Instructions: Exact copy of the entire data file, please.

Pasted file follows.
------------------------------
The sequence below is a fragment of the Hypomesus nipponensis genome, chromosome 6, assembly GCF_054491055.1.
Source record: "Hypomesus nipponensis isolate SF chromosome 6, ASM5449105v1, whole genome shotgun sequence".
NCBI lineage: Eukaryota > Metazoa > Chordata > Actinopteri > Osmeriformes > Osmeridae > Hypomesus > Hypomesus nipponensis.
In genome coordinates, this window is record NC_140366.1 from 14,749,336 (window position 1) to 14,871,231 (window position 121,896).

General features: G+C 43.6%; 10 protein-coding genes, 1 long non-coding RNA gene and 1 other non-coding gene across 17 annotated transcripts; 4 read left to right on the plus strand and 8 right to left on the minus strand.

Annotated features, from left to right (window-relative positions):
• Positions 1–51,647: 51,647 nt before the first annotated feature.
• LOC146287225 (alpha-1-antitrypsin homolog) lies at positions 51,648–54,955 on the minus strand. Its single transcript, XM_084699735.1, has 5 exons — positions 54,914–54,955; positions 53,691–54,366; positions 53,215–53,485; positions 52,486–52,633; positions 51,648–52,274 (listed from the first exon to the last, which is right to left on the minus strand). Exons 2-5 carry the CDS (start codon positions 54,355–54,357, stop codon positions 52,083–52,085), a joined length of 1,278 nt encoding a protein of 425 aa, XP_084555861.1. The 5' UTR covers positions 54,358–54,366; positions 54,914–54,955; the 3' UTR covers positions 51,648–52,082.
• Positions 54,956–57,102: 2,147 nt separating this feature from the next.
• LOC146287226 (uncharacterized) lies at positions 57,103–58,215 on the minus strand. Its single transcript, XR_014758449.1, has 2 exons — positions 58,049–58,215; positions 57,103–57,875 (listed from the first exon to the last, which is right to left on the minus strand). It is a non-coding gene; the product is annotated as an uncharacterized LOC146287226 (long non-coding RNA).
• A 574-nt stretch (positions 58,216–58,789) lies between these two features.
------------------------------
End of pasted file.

The sequence below is a fragment of the Hypomesus nipponensis genome, chromosome 6, assembly GCF_054491055.1.
Source record: "Hypomesus nipponensis isolate SF chromosome 6, ASM5449105v1, whole genome shotgun sequence".
NCBI lineage: Eukaryota > Metazoa > Chordata > Actinopteri > Osmeriformes > Osmeridae > Hypomesus > Hypomesus nipponensis.
In genome coordinates, this window is record NC_140366.1 from 14,749,336 (window position 1) to 14,871,231 (window position 121,896).

General features: G+C 43.6%; 10 protein-coding genes, 1 long non-coding RNA gene and 1 other non-coding gene across 17 annotated transcripts; 4 read left to right on the plus strand and 8 right to left on the minus strand.

Annotated features, from left to right (window-relative positions):
• Positions 1–51,647: 51,647 nt before the first annotated feature.
• LOC146287225 (alpha-1-antitrypsin homolog) lies at positions 51,648–54,955 on the minus strand. Its single transcript, XM_084699735.1, has 5 exons — positions 54,914–54,955; positions 53,691–54,366; positions 53,215–53,485; positions 52,486–52,633; positions 51,648–52,274 (listed from the first exon to the last, which is right to left on the minus strand). Exons 2-5 carry the CDS (start codon positions 54,355–54,357, stop codon positions 52,083–52,085), a joined length of 1,278 nt encoding a protein of 425 aa, XP_084555861.1. The 5' UTR covers positions 54,358–54,366; positions 54,914–54,955; the 3' UTR covers positions 51,648–52,082.
• Positions 54,956–57,102: 2,147 nt separating this feature from the next.
• LOC146287226 (uncharacterized) lies at positions 57,103–58,215 on the minus strand. Its single transcript, XR_014758449.1, has 2 exons — positions 58,049–58,215; positions 57,103–57,875 (listed from the first exon to the last, which is right to left on the minus strand). It is a non-coding gene; the product is annotated as an uncharacterized LOC146287226 (long non-coding RNA).
• A 574-nt stretch (positions 58,216–58,789) lies between these two features.